Thumb_2244578006_e44cfc9d9eRoot Source: Unsalted Butter

Thumb_2244578006_e44cfc9d9eRoot Source: Unsalted Butter

what you should know Unsalted butter is always equally unsalted, but salted butter is never quite salted the same. The NaCl uncertainty is the main reason we prefer to use unsalted butter when we cook. Often that salt can subdue the sweet flavor of butter. (Unsalted butter is often labeled as "sweet butter.") salt conversion In most recipes, the little extra salt will go unnoticed. Still, as a general rule if a recipe calls for unsalted butter but all you've got is salted butter, cut 1/4 teaspoon of salt per stick of butter (1/2 cup) you use. stick it up Salt acts as a preservative for butter. Tightly wrapped in foil and stored in the fridge, salted butter can last for five months, while unsalted butter lasts about three before going stale. (Spot stale butter by slicing into the stick; the outside will be darker than the inside.) Then again, many people don't store butter in the fridge to begin with. cooking with butter Sometimes, when you want a nuttier flavor, you'll want to let the butter's foam subside. But butter has a low smoke point, so be careful using it as your cooking fat. It'll burn easily. Clarified butter, or ghee, has a higher smoke point (and also makes a tasty dipping sauce for crab, lobster and anything else). roux-dimentary Butter forms the foundation for countless classic sauces and thickeners, including béchamel, beurre manié and roux. what you need Have you ever wanted to make fresh butter at home? This traditional butter churn is based on the famous Dazey churn from the early 20th century. You can also make a small batch of butter by putting cream in a jar and shaking it for a long, long time until you've shaken it solid. The water-cooled crock owners we know swear by the constant supply of creamy, spreadable butter they keep on their tables. Other butter lovers who shun the refrigerator prefer the classic rectangular butter dish. what you do Sage and butter are absolutely delicious together. How delicious? Try this rich and pillowy tortellini with sage brown butter and parmesan to find out. Steamy Kitchen likes to top her slow butter- braised asparagus with parmesan and sea salt. With that savory finale, you definitely don't need salted butter. Drizzling roasted sweet potatoes with cilantro-lime butter gives them a burst of tart richness. Salted butter might interfere with the complex sugar-spice interaction in these orange-scented popovers with cinnamon-orange honey. These better-for-you whole-grain flapjacks from hogwash are made with quinoa, millet and flaxseed. After using butter to grease the pan, you can afford to use a little extra on the cakes themselves. Coconut & Lime's worked out one of the fastest and tastiest cinnamon bun recipes out there.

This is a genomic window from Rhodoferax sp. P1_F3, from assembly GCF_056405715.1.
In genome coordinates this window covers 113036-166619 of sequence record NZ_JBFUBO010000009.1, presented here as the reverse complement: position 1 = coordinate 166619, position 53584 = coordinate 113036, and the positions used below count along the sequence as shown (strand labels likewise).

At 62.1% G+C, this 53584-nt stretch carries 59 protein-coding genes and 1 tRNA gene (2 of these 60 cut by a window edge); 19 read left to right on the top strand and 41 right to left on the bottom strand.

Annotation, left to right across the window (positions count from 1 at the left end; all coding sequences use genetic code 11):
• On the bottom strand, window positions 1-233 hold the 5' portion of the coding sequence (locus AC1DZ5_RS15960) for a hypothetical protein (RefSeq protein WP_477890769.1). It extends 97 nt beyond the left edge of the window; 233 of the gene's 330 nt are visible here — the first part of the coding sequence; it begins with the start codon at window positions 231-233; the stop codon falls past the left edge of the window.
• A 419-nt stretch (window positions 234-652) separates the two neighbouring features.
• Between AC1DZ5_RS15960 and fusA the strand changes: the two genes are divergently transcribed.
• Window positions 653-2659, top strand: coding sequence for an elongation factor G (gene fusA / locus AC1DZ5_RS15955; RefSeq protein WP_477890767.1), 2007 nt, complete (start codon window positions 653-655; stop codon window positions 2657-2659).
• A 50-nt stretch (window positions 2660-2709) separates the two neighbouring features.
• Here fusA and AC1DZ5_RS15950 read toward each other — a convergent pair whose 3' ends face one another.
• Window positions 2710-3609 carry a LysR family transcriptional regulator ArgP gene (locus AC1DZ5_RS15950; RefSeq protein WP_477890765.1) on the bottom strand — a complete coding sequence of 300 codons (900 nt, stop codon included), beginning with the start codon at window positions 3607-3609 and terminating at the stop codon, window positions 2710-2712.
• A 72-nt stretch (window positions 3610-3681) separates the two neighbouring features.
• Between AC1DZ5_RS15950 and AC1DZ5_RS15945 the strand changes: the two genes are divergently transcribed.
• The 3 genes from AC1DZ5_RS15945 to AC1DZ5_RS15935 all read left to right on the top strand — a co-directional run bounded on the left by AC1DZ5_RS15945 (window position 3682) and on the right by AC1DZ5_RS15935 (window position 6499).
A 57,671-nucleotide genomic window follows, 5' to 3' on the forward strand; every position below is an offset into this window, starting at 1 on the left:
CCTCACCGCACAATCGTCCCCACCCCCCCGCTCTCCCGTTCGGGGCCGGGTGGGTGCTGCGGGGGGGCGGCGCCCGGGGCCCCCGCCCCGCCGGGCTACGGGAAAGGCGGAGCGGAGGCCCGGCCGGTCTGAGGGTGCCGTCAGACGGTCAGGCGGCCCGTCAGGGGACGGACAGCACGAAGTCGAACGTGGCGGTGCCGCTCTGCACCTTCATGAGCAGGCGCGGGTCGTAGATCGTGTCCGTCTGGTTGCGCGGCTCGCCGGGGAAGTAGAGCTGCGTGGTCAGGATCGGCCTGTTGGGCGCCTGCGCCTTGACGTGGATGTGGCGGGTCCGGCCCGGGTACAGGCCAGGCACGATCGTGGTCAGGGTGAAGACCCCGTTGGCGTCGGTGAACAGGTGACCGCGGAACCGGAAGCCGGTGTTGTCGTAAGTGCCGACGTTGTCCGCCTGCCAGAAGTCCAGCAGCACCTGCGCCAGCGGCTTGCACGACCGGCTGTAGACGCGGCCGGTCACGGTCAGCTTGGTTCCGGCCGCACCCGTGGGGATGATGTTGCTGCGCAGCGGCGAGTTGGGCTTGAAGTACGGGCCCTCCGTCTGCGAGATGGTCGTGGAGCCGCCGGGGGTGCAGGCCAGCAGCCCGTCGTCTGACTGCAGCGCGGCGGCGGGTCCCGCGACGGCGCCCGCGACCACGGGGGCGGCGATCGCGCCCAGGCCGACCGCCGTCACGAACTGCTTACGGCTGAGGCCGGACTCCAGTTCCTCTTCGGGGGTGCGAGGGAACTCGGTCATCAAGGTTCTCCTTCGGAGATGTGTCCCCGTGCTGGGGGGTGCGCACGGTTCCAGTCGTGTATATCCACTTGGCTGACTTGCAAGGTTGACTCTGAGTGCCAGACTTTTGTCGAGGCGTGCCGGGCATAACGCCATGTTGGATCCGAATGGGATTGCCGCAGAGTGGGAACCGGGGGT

Thumb_toolsBaking soda vs. baking powder

Thumb_toolsBaking soda vs. baking powder

Both baking soda and baking powder are leaveners, which means they make cakes and muffins rise. So what's the difference? Baking soda is pure sodium bicarbonate. Not only will baking soda fluff up your muffins, it can also put out a grease fire, clean your teeth and deodorize your carpet. When you cook with baking soda, you need to balance it out with an acid like lemon juice or buttermilk. Otherwise, your muffins may have a bitter, soapy flavor. Baking powder, which usually comes in a can, is a combination of baking soda and a few other ingredients, most notably cream of tartar, a dry acid. Out of baking powder? Make your own by mixing one part baking soda with two parts cream of tartar.